It’s not little and it’s not red, but the schoolhouse remains the center of Cincinnati Public Schools’ neighborhoods. The schools are where students and residents alike have access to free health care, civic programs, and mentoring provided through partnerships with social service agencies.

These partnerships have transformed schools into Community Learning Centers and are central to the district’s nearly completed $1 billion construction project, Superintendent Mary Ronan says.

Twenty-one students graduated in 2013 from the Peabody Learning Academy in Peabody, Mass., a Simon Youth Academy alternative high school located inside a shopping mall.

Students attending alternative high schools located in shopping malls nationwide are succeeding academically, with an average graduation rate of 90 percent in the nontraditional setting.

A kindergartner from Cincinnati is already planning for college with CFES.

A K12 college awareness program operating in 200 schools and districts is greatly increasing underserved students’ interest in continuing their education, according to a new study. College for Every Student (CFES) is a nonprofit that has worked with districts with high populations of low-income students since 1991.

Nearly half of all students in public schools are now considered low income and therefore eligible for free or reduced lunch. And in 17 states, those students are already the majority, says a new report by the Southern Education Foundation that looks at data from 2010 and 2011.

Students who earn college credit while pursuing their diploma at early college high schools are more likely to graduate and go on to higher education than their peers who attend traditional schools, according to a new study from the nonprofit American Institutes for Research.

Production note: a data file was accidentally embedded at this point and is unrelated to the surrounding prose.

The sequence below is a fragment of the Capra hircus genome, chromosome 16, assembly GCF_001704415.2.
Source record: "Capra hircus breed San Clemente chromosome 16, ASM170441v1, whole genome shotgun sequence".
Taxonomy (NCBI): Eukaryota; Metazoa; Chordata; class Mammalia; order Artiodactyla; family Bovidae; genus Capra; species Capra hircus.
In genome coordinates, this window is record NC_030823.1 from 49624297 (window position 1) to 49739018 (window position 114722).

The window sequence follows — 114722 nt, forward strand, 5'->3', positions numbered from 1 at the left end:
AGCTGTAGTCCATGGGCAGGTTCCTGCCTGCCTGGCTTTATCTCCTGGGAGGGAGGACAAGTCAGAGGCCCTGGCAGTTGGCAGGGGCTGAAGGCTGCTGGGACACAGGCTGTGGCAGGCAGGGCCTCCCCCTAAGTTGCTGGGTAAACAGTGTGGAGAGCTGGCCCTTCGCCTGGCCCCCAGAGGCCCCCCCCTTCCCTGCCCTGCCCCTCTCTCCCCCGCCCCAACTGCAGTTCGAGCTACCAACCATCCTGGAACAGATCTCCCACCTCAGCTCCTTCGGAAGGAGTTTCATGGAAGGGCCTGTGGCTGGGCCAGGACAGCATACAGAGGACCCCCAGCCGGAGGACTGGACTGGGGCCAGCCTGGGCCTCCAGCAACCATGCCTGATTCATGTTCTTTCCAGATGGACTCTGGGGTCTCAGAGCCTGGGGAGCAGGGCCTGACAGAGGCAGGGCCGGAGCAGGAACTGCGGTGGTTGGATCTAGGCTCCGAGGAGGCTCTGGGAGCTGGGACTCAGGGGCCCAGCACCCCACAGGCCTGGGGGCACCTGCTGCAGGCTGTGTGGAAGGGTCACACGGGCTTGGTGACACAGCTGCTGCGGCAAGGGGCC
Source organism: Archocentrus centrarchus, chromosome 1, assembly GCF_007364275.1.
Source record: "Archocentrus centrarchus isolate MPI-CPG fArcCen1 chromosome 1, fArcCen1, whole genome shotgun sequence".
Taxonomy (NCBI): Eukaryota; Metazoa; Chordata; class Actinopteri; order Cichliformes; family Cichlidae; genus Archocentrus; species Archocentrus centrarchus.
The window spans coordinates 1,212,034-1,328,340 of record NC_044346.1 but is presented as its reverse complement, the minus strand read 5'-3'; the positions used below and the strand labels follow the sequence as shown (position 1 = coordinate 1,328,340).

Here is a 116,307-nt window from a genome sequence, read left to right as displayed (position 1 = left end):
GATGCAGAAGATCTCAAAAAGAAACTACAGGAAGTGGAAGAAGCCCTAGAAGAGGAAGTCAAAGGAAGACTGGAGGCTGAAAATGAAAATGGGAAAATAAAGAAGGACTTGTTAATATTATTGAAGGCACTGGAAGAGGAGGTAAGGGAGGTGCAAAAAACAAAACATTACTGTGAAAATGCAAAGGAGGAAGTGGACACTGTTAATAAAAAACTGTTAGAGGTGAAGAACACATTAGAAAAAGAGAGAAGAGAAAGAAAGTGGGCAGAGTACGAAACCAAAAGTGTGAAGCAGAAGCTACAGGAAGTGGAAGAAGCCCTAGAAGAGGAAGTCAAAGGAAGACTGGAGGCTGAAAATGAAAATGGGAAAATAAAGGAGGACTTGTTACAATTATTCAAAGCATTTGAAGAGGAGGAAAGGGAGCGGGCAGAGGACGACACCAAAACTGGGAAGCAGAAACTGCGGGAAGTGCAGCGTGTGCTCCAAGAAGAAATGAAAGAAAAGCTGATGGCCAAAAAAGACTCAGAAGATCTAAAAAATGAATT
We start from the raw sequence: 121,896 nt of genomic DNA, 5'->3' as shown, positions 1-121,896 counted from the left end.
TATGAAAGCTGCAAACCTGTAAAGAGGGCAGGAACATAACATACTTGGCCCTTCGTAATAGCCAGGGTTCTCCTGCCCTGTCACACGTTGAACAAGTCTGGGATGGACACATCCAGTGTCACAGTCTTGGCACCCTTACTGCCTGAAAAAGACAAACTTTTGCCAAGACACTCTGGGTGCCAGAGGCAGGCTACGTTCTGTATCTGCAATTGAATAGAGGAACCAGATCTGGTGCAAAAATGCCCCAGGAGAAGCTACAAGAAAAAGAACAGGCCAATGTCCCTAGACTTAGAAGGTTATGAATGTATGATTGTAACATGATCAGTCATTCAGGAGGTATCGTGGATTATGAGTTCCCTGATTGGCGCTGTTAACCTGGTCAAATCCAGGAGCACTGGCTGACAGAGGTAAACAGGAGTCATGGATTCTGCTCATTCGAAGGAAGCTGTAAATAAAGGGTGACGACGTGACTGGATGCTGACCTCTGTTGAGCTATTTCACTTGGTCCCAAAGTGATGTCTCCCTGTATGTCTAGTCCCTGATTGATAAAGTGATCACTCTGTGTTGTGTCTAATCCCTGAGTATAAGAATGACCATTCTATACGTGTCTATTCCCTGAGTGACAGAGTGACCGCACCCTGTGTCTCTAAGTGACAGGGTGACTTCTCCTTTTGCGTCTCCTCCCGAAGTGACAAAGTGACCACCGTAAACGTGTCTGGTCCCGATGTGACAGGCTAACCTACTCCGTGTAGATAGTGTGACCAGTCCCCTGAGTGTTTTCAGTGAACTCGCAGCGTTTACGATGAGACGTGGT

Women, minorities, and low-income students from these schools were more likely to earn a college degree than those at other high schools, the study also found.

Freshmen at Merrillville High School receive extra academic attention in the school’s Freshman Wing.

Today, the Merrillville Community Schools Corporation, located in a suburban town outside Gary, Ind., is an award-winning district, having achieved a 90 percent graduation rate in 2012 with 78 percent of its students demonstrating proficiency in English, math, and science.

Superintendent Jim McIntyre interacts with Knox County elementary school students.

Knox County Schools is a flourishing district in Tennessee, with most of its 15 high schools having graduation rates above 90 percent. Within the last five years, the district has also has also seen modest gains in reading/language arts, math, science, and social studies as measured by the Tennessee Comprehensive Assessment Program tests for grades 3 through 8.

Students in the Samuel J. Green Charter School listen to a math lesson. As part of the “portfolio” strategy, dozens of independent local and national organizations operate charter schools in the district.

It’s been a decade since Louisiana established the Recovery School District to take over the lowest-performing schools in the state. In the aftermath of Hurricane Katrina in 2005, the RSD took over almost all the schools in New Orleans, and in the process restructured the city’s school system on an unprecedented level.

Over the past 10 years, New Orleans schools have gone from being some of the lowest performing in the country to becoming a working laboratory for a bold experiment in restructuring an urban public school system.